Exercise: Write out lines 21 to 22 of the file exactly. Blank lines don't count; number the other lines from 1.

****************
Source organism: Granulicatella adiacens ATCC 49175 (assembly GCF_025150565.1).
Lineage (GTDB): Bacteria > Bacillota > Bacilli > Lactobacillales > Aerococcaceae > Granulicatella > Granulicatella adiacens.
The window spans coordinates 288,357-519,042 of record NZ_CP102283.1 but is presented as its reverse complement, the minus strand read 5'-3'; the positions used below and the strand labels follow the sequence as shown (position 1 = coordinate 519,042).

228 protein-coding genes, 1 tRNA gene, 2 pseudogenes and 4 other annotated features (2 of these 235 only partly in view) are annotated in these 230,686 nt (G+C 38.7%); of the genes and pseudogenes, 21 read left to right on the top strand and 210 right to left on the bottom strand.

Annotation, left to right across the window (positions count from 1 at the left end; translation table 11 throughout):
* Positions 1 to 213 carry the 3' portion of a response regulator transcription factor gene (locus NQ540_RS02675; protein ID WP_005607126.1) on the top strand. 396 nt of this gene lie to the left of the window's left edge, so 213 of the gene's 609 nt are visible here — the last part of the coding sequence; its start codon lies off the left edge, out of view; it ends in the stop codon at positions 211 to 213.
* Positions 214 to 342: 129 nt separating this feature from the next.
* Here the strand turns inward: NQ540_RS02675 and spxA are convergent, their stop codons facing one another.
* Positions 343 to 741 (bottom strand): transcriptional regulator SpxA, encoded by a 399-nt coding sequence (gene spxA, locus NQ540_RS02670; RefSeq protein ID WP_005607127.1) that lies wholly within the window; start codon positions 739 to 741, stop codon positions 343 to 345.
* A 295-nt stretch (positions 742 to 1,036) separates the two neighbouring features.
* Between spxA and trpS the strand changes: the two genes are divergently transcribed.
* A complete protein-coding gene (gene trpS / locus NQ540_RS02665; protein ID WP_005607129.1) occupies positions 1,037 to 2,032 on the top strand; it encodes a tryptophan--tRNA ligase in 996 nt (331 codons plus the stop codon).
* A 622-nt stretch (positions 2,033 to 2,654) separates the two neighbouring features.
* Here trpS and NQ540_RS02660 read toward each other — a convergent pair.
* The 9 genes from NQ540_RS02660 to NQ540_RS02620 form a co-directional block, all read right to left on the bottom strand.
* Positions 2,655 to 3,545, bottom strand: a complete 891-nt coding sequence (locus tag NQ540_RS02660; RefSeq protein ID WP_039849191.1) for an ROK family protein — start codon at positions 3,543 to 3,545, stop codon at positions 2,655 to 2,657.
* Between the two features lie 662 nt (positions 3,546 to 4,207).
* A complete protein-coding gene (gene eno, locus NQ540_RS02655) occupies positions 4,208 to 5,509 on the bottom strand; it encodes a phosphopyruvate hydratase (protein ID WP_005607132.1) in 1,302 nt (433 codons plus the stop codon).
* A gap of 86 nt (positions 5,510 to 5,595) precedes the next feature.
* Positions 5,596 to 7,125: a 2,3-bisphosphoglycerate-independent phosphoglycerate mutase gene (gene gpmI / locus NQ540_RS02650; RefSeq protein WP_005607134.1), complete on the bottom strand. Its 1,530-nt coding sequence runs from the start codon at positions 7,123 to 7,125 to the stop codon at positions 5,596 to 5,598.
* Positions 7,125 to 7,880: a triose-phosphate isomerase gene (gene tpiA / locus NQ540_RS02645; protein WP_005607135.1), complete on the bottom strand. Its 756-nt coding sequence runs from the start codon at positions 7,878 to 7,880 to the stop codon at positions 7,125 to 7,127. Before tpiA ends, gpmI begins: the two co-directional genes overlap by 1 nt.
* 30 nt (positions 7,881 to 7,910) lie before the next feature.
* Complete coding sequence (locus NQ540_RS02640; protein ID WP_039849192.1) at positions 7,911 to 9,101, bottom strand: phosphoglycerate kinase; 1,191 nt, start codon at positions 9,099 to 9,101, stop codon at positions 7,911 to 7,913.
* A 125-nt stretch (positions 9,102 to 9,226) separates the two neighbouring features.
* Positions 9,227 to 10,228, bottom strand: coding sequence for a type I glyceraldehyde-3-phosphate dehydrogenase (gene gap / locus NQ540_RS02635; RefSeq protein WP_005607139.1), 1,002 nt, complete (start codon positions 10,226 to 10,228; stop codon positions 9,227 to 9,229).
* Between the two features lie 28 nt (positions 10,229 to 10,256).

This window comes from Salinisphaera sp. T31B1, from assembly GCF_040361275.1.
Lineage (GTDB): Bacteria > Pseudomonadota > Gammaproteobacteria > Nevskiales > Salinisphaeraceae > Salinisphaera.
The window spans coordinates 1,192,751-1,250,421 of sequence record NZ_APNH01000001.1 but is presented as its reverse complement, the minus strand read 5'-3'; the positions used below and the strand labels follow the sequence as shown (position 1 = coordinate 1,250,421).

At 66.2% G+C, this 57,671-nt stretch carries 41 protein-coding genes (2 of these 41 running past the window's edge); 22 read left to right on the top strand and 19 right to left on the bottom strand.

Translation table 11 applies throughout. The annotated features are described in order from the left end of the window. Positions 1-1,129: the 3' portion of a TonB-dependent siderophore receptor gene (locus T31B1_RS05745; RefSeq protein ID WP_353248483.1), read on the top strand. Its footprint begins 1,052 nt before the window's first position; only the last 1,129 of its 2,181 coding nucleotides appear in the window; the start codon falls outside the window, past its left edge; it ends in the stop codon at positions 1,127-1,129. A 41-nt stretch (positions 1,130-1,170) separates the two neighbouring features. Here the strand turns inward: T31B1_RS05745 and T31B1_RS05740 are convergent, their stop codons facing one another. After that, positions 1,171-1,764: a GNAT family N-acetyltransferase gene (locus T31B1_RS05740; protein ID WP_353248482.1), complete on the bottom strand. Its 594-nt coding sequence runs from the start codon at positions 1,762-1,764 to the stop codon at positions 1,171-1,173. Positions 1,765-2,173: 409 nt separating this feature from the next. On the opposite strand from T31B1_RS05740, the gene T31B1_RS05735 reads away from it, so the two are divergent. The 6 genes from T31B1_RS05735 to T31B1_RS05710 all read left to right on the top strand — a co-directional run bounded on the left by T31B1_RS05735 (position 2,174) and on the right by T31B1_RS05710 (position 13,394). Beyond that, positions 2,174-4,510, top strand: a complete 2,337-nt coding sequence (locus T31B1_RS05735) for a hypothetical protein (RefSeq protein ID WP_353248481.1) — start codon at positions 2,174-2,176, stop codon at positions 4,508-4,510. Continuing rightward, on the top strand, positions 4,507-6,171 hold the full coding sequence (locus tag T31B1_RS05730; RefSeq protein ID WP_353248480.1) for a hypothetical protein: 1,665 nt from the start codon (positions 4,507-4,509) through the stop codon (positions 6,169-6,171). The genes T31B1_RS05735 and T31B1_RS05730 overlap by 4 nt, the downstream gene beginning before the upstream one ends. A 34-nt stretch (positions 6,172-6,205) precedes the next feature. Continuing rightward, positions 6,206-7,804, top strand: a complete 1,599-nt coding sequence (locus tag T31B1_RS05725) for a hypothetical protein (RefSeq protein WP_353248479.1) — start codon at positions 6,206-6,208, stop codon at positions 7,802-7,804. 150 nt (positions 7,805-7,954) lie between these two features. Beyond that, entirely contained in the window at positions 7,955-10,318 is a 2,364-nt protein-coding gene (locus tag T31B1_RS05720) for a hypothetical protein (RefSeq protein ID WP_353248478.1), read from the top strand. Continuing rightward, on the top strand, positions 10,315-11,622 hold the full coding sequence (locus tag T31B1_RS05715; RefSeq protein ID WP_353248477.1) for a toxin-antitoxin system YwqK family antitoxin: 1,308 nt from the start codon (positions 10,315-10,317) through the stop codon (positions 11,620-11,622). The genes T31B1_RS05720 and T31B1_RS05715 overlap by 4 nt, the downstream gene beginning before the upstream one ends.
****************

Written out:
* Positions 7,125 to 7,880: a triose-phosphate isomerase gene (gene tpiA / locus NQ540_RS02645; protein WP_005607135.1), complete on the bottom strand. Its 756-nt coding sequence runs from the start codon at positions 7,878 to 7,880 to the stop codon at positions 7,125 to 7,127. Before tpiA ends, gpmI begins: the two co-directional genes overlap by 1 nt.
* 30 nt (positions 7,881 to 7,910) lie before the next feature.